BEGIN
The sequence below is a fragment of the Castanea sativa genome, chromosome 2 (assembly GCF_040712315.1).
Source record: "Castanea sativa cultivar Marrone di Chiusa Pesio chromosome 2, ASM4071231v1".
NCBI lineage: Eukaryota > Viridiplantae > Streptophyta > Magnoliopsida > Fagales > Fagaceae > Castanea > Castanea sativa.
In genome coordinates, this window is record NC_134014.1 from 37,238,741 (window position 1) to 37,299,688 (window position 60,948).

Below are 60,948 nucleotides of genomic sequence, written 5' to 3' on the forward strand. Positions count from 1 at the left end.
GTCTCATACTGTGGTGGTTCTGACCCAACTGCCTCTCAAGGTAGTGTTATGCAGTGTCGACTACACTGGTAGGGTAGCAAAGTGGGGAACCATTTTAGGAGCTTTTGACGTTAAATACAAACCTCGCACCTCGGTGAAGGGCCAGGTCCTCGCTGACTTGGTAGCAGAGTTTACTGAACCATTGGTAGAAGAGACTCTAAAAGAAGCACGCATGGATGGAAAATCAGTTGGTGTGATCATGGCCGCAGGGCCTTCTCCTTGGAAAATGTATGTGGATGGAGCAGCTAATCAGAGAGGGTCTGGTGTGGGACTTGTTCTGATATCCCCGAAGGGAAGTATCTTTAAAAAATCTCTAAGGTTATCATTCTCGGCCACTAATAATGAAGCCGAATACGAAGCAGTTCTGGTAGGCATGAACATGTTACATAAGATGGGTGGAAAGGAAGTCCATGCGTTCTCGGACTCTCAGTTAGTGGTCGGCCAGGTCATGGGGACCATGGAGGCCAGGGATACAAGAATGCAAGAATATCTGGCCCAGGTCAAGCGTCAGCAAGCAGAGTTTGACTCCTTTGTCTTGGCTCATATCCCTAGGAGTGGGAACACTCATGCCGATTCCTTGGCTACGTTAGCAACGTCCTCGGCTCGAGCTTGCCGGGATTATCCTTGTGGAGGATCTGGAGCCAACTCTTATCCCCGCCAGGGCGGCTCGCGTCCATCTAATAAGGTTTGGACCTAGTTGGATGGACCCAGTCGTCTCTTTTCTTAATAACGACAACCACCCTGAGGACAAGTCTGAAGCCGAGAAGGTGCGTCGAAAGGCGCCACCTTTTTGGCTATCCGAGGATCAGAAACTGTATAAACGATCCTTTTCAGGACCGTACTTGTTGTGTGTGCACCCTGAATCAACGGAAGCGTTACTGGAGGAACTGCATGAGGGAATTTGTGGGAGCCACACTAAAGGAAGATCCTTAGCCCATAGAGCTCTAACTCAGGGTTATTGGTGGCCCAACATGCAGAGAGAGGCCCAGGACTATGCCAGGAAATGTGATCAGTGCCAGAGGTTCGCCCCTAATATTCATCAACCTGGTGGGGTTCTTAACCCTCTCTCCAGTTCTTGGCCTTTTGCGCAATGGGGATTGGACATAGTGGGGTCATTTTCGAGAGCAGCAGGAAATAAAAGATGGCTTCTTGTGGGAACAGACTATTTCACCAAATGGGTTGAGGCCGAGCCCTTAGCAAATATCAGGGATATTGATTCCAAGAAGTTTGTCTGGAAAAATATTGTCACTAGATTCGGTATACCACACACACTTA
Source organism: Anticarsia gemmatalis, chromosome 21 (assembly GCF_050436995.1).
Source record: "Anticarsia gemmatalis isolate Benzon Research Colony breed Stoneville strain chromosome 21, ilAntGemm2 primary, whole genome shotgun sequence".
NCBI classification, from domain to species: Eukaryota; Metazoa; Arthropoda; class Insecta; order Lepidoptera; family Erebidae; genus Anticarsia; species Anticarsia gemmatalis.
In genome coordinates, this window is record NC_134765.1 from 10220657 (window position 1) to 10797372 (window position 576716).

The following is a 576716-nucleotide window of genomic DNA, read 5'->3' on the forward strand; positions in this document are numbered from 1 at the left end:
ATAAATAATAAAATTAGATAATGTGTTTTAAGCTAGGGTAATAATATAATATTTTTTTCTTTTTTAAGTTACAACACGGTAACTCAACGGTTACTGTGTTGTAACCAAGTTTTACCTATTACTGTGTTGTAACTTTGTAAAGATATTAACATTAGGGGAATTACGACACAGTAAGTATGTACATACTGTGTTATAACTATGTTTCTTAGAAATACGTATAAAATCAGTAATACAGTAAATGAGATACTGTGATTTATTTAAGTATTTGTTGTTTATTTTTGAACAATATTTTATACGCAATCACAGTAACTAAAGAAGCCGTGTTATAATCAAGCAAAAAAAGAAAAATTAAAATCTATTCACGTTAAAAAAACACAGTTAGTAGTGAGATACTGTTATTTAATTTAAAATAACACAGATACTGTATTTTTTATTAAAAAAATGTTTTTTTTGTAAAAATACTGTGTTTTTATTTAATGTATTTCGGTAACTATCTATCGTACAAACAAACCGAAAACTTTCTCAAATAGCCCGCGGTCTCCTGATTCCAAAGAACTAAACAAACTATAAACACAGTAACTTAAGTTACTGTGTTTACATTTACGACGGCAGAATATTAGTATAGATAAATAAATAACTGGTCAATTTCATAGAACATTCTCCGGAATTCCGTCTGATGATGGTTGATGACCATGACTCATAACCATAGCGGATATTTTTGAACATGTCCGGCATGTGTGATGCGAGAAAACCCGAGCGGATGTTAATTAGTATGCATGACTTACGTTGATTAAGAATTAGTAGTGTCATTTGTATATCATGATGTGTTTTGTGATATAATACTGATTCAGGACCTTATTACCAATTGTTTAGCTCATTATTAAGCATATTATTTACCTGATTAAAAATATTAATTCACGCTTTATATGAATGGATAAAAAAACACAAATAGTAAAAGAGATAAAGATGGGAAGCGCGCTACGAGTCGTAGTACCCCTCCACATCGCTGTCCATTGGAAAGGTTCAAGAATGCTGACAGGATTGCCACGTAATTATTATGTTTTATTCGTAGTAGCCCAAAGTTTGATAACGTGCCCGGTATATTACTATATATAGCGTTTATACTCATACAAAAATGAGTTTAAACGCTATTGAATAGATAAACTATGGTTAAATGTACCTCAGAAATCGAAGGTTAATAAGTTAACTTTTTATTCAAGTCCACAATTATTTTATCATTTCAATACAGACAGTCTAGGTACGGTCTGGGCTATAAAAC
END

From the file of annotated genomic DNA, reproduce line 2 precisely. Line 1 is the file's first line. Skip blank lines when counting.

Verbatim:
Source record: "Castanea sativa cultivar Marrone di Chiusa Pesio chromosome 2, ASM4071231v1".